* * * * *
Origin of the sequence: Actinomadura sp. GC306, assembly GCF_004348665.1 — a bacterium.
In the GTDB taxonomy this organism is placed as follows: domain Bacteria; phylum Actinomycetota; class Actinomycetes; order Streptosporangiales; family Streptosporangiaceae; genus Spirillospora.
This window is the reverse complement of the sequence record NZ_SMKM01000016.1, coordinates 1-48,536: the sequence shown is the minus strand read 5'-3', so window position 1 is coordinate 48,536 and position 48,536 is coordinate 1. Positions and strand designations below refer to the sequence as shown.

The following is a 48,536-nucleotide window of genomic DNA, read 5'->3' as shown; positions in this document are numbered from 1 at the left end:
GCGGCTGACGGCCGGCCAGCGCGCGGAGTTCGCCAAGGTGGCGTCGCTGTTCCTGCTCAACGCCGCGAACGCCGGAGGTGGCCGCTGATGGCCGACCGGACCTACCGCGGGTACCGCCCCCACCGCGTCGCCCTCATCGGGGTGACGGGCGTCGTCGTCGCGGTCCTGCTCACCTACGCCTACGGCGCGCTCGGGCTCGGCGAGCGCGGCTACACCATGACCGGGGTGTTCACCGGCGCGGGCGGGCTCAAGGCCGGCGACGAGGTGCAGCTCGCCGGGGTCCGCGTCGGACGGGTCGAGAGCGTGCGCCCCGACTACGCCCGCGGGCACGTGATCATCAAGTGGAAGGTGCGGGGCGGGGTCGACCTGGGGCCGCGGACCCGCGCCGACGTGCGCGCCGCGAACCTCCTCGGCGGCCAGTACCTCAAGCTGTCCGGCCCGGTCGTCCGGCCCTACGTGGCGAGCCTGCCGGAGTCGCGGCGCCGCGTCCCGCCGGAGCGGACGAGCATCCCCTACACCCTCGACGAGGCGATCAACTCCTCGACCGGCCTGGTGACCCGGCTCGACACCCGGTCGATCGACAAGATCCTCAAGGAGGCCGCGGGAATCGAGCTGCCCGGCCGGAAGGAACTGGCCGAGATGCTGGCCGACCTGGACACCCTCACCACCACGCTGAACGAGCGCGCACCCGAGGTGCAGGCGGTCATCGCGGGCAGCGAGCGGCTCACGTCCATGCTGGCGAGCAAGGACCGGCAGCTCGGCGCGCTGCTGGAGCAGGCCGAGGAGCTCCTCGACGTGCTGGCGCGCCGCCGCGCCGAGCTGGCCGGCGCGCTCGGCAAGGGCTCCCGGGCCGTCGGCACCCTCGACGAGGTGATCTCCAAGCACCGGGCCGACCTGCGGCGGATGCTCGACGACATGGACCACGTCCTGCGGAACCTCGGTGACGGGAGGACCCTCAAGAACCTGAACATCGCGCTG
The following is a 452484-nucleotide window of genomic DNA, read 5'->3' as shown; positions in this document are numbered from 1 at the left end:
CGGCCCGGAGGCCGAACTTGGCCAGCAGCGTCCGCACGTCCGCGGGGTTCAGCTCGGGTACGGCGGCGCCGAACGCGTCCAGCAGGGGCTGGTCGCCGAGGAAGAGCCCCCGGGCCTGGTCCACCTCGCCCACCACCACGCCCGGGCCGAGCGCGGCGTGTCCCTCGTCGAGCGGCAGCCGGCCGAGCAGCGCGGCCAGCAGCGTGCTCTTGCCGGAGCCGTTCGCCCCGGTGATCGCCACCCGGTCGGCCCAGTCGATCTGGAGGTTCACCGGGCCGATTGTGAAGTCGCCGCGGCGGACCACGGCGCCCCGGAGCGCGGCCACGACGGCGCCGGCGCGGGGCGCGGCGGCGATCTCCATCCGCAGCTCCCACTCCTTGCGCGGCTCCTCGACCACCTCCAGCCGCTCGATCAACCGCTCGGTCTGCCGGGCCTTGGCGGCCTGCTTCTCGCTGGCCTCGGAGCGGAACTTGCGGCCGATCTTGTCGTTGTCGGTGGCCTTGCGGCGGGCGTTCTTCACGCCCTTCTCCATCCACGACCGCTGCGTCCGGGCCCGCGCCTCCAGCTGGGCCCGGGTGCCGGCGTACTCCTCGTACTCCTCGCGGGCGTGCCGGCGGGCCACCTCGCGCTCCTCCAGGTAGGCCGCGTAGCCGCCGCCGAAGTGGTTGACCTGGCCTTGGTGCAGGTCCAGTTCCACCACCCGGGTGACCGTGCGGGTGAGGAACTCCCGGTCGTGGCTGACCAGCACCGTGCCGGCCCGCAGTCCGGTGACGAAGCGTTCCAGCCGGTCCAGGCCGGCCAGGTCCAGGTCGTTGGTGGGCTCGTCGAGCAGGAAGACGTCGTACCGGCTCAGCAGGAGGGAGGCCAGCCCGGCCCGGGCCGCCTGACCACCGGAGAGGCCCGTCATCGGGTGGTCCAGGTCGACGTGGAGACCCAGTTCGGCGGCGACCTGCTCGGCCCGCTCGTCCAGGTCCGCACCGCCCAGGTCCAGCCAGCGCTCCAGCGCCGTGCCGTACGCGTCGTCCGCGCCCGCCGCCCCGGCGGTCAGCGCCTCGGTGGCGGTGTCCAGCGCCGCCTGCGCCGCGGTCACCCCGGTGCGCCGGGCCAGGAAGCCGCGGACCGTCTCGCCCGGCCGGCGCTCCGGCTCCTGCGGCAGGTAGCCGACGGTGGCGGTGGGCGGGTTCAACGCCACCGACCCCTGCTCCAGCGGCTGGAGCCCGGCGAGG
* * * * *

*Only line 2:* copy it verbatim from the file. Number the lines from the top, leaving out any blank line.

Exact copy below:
In the GTDB taxonomy this organism is placed as follows: domain Bacteria; phylum Actinomycetota; class Actinomycetes; order Streptosporangiales; family Streptosporangiaceae; genus Spirillospora.